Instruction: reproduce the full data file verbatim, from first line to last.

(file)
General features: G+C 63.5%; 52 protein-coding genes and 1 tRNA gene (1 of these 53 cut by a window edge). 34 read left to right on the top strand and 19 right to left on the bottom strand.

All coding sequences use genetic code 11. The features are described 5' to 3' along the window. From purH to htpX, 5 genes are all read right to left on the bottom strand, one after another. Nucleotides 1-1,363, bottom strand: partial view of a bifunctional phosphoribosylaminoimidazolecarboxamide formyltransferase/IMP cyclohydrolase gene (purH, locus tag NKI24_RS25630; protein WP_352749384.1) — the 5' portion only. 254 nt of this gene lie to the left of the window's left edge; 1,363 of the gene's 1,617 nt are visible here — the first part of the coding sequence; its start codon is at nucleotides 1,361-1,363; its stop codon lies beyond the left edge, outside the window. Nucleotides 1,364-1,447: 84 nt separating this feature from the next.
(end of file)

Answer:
General features: G+C 63.5%; 52 protein-coding genes and 1 tRNA gene (1 of these 53 cut by a window edge). 34 read left to right on the top strand and 19 right to left on the bottom strand.

All coding sequences use genetic code 11. The features are described 5' to 3' along the window. From purH to htpX, 5 genes are all read right to left on the bottom strand, one after another. Nucleotides 1-1,363, bottom strand: partial view of a bifunctional phosphoribosylaminoimidazolecarboxamide formyltransferase/IMP cyclohydrolase gene (purH, locus tag NKI24_RS25630; protein WP_352749384.1) — the 5' portion only. 254 nt of this gene lie to the left of the window's left edge; 1,363 of the gene's 1,617 nt are visible here — the first part of the coding sequence; its start codon is at nucleotides 1,361-1,363; its stop codon lies beyond the left edge, outside the window. Nucleotides 1,364-1,447: 84 nt separating this feature from the next.